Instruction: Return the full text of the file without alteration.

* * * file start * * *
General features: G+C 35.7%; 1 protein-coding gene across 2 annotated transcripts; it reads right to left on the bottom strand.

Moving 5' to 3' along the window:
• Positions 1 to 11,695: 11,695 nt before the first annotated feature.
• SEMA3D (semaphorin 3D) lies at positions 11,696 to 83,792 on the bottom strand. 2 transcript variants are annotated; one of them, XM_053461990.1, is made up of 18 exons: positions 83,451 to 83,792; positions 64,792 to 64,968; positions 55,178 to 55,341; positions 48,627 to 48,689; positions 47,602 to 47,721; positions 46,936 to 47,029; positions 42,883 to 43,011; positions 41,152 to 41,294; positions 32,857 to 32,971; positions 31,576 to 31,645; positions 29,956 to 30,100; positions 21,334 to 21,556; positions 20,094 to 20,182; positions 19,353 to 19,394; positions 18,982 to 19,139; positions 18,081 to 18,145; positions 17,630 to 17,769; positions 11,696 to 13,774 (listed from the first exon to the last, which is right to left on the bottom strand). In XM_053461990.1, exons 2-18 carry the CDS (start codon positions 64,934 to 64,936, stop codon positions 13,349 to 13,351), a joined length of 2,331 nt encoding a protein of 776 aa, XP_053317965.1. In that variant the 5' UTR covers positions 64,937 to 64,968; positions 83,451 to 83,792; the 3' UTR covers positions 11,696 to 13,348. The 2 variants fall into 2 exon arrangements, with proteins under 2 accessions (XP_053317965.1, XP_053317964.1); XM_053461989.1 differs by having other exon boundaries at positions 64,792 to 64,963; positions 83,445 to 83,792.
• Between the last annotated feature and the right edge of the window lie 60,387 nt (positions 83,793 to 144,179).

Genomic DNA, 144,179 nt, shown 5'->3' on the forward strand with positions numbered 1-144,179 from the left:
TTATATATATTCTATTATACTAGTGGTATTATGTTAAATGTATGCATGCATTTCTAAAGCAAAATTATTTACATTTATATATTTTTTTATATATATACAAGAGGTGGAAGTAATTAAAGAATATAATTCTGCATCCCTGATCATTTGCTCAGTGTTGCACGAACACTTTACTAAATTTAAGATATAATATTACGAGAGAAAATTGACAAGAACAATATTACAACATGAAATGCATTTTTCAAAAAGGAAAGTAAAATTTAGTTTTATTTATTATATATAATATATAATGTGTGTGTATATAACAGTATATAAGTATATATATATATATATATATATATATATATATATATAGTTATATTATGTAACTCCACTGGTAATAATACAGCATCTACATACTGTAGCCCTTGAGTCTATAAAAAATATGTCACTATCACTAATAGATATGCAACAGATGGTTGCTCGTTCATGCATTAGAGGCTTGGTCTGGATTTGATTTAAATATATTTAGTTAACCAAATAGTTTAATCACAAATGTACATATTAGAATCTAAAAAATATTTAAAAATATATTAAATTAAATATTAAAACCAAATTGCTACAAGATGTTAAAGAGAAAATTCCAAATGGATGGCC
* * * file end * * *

General features: G+C 35.7%; 1 protein-coding gene across 2 annotated transcripts; it reads right to left on the bottom strand.

Moving 5' to 3' along the window:
• Positions 1 to 11,695: 11,695 nt before the first annotated feature.
• SEMA3D (semaphorin 3D) lies at positions 11,696 to 83,792 on the bottom strand. 2 transcript variants are annotated; one of them, XM_053461990.1, is made up of 18 exons: positions 83,451 to 83,792; positions 64,792 to 64,968; positions 55,178 to 55,341; positions 48,627 to 48,689; positions 47,602 to 47,721; positions 46,936 to 47,029; positions 42,883 to 43,011; positions 41,152 to 41,294; positions 32,857 to 32,971; positions 31,576 to 31,645; positions 29,956 to 30,100; positions 21,334 to 21,556; positions 20,094 to 20,182; positions 19,353 to 19,394; positions 18,982 to 19,139; positions 18,081 to 18,145; positions 17,630 to 17,769; positions 11,696 to 13,774 (listed from the first exon to the last, which is right to left on the bottom strand). In XM_053461990.1, exons 2-18 carry the CDS (start codon positions 64,934 to 64,936, stop codon positions 13,349 to 13,351), a joined length of 2,331 nt encoding a protein of 776 aa, XP_053317965.1. In that variant the 5' UTR covers positions 64,937 to 64,968; positions 83,451 to 83,792; the 3' UTR covers positions 11,696 to 13,348. The 2 variants fall into 2 exon arrangements, with proteins under 2 accessions (XP_053317965.1, XP_053317964.1); XM_053461989.1 differs by having other exon boundaries at positions 64,792 to 64,963; positions 83,445 to 83,792.
• Between the last annotated feature and the right edge of the window lie 60,387 nt (positions 83,793 to 144,179).

Genomic DNA, 144,179 nt, shown 5'->3' on the forward strand with positions numbered 1-144,179 from the left:
TTATATATATTCTATTATACTAGTGGTATTATGTTAAATGTATGCATGCATTTCTAAAGCAAAATTATTTACATTTATATATTTTTTTATATATATACAAGAGGTGGAAGTAATTAAAGAATATAATTCTGCATCCCTGATCATTTGCTCAGTGTTGCACGAACACTTTACTAAATTTAAGATATAATATTACGAGAGAAAATTGACAAGAACAATATTACAACATGAAATGCATTTTTCAAAAAGGAAAGTAAAATTTAGTTTTATTTATTATATATAATATATAATGTGTGTGTATATAACAGTATATAAGTATATATATATATATATATATATATATATATATATATAGTTATATTATGTAACTCCACTGGTAATAATACAGCATCTACATACTGTAGCCCTTGAGTCTATAAAAAATATGTCACTATCACTAATAGATATGCAACAGATGGTTGCTCGTTCATGCATTAGAGGCTTGGTCTGGATTTGATTTAAATATATTTAGTTAACCAAATAGTTTAATCACAAATGTACATATTAGAATCTAAAAAATATTTAAAAATATATTAAATTAAATATTAAAACCAAATTGCTACAAGATGTTAAAGAGAAAATTCCAAATGGATGGCC